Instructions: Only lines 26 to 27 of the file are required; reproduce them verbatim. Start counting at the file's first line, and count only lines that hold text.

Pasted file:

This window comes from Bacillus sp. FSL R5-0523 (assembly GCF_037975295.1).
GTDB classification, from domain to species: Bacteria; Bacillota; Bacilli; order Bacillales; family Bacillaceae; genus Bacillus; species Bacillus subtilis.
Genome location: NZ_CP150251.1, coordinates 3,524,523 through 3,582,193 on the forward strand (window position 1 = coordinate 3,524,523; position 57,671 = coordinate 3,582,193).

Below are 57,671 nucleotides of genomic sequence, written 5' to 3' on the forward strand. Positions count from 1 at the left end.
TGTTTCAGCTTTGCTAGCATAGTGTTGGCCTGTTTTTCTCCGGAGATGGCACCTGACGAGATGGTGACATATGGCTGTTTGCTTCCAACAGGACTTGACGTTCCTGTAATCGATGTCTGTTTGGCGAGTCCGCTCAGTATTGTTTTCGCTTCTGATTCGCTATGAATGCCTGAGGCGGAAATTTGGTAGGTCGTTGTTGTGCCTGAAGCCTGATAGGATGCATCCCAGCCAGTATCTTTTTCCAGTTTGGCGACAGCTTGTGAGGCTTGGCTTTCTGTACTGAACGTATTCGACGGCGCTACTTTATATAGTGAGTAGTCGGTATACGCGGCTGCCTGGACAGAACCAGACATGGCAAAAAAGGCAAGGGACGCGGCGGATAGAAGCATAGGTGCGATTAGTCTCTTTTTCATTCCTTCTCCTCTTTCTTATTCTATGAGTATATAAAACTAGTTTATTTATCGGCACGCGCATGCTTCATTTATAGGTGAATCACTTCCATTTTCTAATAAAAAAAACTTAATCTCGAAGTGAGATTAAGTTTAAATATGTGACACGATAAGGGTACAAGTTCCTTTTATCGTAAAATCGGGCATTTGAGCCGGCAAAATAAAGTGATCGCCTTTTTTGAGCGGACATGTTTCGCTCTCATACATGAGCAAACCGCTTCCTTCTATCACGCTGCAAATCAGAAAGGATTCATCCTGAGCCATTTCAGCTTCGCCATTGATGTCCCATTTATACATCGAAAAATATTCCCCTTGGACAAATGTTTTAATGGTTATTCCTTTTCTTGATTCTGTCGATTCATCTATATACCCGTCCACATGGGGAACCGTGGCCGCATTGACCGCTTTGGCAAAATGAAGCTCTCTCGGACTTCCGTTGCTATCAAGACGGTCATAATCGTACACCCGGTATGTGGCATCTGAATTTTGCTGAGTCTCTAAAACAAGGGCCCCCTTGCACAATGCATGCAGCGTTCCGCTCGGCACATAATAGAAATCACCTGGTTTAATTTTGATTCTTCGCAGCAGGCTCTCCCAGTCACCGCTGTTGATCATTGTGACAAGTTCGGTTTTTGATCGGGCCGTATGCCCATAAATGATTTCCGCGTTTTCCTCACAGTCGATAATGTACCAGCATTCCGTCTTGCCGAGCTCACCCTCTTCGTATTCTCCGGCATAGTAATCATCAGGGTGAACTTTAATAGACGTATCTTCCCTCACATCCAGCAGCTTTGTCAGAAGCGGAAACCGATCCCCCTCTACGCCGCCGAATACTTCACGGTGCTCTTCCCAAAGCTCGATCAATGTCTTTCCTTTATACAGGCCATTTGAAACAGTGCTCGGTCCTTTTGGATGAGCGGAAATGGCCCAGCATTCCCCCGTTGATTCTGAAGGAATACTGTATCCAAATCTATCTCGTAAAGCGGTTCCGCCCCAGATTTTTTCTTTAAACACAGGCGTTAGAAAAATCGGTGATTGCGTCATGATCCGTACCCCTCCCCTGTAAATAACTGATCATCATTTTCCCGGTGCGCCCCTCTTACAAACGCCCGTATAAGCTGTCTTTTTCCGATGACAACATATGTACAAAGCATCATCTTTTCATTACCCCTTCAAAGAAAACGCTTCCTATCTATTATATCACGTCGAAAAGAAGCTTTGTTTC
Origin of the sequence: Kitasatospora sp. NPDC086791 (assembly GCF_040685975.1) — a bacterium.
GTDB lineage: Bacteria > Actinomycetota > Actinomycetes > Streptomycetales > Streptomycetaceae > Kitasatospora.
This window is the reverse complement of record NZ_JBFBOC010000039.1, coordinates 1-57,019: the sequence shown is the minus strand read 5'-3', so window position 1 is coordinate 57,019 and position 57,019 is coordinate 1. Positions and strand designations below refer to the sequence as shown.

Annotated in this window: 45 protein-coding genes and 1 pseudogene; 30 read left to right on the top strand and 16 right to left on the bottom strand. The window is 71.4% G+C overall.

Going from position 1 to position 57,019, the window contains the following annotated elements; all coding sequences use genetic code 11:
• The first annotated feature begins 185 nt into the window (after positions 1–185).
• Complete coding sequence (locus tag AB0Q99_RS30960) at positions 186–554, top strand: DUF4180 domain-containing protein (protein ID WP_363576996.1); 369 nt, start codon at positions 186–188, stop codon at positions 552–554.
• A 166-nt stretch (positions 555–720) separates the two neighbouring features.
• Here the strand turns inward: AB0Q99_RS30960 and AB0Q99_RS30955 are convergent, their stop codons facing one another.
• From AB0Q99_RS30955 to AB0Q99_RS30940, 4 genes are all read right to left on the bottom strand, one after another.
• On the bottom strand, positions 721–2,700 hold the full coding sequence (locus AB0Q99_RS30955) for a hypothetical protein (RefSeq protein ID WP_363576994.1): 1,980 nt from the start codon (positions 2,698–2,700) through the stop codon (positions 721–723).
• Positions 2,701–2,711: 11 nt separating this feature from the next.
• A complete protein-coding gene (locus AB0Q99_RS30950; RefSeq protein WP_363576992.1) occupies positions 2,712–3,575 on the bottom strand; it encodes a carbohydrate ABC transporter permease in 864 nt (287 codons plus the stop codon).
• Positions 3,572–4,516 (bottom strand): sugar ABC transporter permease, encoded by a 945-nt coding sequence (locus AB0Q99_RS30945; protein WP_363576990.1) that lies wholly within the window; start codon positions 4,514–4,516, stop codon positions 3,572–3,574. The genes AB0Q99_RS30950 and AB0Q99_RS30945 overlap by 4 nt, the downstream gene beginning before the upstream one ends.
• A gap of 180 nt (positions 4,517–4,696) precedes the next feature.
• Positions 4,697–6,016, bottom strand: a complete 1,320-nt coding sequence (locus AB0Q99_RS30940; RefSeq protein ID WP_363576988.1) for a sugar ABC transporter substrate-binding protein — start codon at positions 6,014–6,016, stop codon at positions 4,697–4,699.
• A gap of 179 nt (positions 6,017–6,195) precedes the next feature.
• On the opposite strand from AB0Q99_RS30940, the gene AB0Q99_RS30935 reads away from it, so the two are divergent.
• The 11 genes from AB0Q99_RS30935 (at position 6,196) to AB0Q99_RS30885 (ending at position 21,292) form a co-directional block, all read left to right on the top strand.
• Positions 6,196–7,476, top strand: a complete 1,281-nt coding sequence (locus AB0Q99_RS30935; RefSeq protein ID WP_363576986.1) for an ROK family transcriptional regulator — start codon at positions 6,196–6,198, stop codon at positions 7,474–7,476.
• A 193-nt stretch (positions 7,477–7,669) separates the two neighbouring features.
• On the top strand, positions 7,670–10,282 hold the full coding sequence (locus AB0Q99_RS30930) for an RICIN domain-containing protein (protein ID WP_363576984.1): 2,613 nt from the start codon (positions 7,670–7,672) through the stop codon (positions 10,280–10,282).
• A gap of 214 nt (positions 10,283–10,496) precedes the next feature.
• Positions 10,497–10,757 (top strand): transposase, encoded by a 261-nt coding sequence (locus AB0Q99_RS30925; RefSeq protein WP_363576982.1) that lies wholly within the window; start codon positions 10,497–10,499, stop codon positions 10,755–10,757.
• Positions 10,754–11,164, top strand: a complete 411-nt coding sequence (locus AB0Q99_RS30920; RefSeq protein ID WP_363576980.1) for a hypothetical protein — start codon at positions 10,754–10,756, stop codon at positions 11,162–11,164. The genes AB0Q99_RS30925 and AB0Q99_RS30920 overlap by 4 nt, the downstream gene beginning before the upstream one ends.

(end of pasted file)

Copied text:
• A 193-nt stretch (positions 7,477–7,669) separates the two neighbouring features.
• On the top strand, positions 7,670–10,282 hold the full coding sequence (locus AB0Q99_RS30930) for an RICIN domain-containing protein (protein ID WP_363576984.1): 2,613 nt from the start codon (positions 7,670–7,672) through the stop codon (positions 10,280–10,282).